Al sits down with Jamie Curran, Community Living Mississauga and Jeff Fromknecht, Side Project Inc. to discuss the impact that loneliness and social isolation has on their own lives and the lives of those we serve. Al also discusses the findings from a recent survey looking at the social connections of families of children with disabilities. Jamie discusses CLM’s efforts at helping parents connect.

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Call Me Al Podcast - Episode 5 - Joyce Steel

Al sits down with Joyce Steel Director of Family Advocacy at Starbridge Inc. supporting families in Rochester, New York. Joyce talks about her development as an advocate for inclusion that started with the birth of her son Adam. Al and Joyce talk about her work as an advocate and mother, what kinds of things are working, where are the challenges, and what new things lay ahead.

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Call Me Al Podcast - Episode 4 - Betty Batt, Sylvia Doane, Jane Huff, and Aga Karst

In this episode, Al Condeluci sits down Betty Batt, Sylvia Doane, Jane Huff, and Aga Karst the authors of "I'm the Bob & Cathy's Kid: Emotions, Love, and Fury ( This book tells the story of Suzanne Bailey and how her community, family and support staff rallied around her to help her to stay in her community. The authors worked directly with Suzy and her family and share their struggles and success in helping her to gain interdependence in the community. 

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Neighbors - A Measure of Engagement

The holidays are now behind us and if you are like me you probably had opportunity to visit with neighbors and friends in either your or their homes.  These patterns, certainly accelerated during the holidays, got me to thinking about the notion of neighbors and community engagement.

Sociologists, most notably Harvard's Robert Putnam, have examined neighbor relations to ascertain how engaged people might be, and in the extensive Saguaro Seminar reported their findings.  The Harvard team interviewed over 30,000 Americans and asked a number of questions including ones like: "How many neighbors names do you know," or "Have you ever been in a neighbors home," or "Have you ever had a neighbor in your home."  They discovered that the more engaged people had stronger relationships with neighbors.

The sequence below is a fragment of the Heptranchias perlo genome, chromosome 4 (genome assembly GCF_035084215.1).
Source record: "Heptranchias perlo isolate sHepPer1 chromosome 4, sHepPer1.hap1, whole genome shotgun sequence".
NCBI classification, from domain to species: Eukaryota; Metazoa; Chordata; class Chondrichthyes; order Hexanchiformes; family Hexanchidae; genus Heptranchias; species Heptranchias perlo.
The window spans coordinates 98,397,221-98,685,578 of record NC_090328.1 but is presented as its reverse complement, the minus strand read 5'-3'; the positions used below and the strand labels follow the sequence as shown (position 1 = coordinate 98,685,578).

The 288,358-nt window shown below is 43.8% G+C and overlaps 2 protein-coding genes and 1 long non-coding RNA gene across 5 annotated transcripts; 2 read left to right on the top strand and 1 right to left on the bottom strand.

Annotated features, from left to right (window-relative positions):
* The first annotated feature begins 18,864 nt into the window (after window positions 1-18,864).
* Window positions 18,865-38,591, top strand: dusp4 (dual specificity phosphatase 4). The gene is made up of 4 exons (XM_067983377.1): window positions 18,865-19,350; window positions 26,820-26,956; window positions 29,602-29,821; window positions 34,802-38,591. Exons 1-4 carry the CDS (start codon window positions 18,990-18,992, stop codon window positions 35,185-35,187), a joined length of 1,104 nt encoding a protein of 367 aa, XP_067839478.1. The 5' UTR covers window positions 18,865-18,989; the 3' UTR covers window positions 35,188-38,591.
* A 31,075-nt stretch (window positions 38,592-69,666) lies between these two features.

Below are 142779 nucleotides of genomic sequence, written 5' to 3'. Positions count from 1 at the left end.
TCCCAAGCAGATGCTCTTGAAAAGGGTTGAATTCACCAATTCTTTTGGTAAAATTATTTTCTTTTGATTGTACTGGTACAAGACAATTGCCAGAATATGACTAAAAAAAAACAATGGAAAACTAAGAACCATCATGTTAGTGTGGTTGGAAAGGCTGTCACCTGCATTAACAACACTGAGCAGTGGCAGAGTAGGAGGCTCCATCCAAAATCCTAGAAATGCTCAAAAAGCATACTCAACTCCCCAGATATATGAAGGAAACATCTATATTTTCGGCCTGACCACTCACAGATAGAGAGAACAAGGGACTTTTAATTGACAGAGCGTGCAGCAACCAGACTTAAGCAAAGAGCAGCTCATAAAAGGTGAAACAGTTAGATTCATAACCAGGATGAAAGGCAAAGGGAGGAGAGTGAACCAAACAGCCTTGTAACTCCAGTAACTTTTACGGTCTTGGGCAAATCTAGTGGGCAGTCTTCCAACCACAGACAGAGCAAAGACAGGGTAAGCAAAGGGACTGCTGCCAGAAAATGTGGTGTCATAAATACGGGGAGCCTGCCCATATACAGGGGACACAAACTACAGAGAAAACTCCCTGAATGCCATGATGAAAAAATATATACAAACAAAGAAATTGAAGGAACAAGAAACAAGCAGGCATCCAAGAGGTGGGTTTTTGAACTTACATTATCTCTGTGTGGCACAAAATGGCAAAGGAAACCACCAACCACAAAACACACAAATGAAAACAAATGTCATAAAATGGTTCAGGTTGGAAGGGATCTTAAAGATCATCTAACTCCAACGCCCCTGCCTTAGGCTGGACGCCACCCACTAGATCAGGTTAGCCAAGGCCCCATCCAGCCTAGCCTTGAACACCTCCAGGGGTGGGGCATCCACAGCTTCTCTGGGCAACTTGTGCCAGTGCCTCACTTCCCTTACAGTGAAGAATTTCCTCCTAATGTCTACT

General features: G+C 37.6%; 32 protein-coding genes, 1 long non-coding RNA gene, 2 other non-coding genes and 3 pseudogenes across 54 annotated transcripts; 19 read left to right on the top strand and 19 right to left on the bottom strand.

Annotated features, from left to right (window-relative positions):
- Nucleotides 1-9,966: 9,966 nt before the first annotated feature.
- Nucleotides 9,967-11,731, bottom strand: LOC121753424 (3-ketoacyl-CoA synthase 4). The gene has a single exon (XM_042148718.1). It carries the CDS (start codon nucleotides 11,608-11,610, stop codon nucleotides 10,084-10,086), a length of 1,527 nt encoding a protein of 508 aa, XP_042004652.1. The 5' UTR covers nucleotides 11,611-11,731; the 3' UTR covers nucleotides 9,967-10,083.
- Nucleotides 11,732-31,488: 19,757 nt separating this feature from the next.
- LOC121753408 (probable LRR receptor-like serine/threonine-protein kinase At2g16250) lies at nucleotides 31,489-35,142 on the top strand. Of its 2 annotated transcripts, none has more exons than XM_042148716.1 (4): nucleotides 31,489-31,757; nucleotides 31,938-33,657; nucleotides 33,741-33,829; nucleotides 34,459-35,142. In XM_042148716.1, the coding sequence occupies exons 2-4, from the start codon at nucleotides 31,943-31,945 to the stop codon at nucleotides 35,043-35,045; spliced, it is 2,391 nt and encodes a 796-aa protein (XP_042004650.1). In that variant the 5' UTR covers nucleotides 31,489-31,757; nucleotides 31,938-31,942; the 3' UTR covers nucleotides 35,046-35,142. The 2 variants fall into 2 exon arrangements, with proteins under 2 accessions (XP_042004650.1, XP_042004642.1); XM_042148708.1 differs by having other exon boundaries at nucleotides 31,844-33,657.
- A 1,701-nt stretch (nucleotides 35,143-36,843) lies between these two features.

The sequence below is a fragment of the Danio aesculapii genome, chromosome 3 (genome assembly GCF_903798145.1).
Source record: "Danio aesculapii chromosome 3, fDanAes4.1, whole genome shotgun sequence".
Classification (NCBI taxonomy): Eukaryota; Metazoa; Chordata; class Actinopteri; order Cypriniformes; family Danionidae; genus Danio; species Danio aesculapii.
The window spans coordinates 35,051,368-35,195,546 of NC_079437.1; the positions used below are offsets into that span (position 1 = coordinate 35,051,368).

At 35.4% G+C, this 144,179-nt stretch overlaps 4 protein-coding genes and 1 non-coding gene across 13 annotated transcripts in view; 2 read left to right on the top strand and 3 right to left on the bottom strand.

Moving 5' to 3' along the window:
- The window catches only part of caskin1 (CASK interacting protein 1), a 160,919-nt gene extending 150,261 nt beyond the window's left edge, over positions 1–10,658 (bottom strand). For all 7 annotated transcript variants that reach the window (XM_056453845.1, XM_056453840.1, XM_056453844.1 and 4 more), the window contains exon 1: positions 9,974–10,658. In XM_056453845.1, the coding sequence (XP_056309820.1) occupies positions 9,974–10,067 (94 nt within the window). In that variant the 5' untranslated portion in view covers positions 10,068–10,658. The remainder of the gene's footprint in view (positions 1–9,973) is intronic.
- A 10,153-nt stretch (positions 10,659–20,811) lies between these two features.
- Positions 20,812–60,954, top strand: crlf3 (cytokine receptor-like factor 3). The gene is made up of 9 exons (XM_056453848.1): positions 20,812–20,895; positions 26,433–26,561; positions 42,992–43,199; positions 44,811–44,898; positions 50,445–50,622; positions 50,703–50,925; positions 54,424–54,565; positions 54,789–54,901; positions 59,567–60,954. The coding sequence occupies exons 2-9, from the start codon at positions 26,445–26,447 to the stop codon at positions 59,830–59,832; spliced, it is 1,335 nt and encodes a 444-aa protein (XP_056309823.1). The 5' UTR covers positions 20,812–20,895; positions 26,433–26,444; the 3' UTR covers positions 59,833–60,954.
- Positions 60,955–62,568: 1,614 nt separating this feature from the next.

To this end, I wonder how your neighbor relations are?  Do you know your neighbor's names - or more, have you ever been in a neighbor's home, or had them in your home?  These simple notions are important in understanding social capital and community engagement. More, maybe you can make more effort to get to know your neighbors.  These efforts, according to Robert Putnam and other sociologists, enhance our culture and help build a better community.

What Type of Community is Your Organization Creating?

Organizations that are the most successful in supporting individuals in the community have the organization community connections, systems, resources, and organizational knowledge in place. Staff at theses organizations understand the core values, and know that all of there activities are focused on the overall goal of providing people with the opportunities to get connected to his or her community. 

In our work, we have identified 6 key domains for change that organizations should consider when examining their organizations commitment to building an inclusive community.  These domains include:

  1. Values
  2. Leadership 
  3. Organizational Social Capital
  4. Monitoring & Evaluation
  5. Advocacy
  6. Programs

Check out this organizational self-assessment to learn what type of community your organization is creating.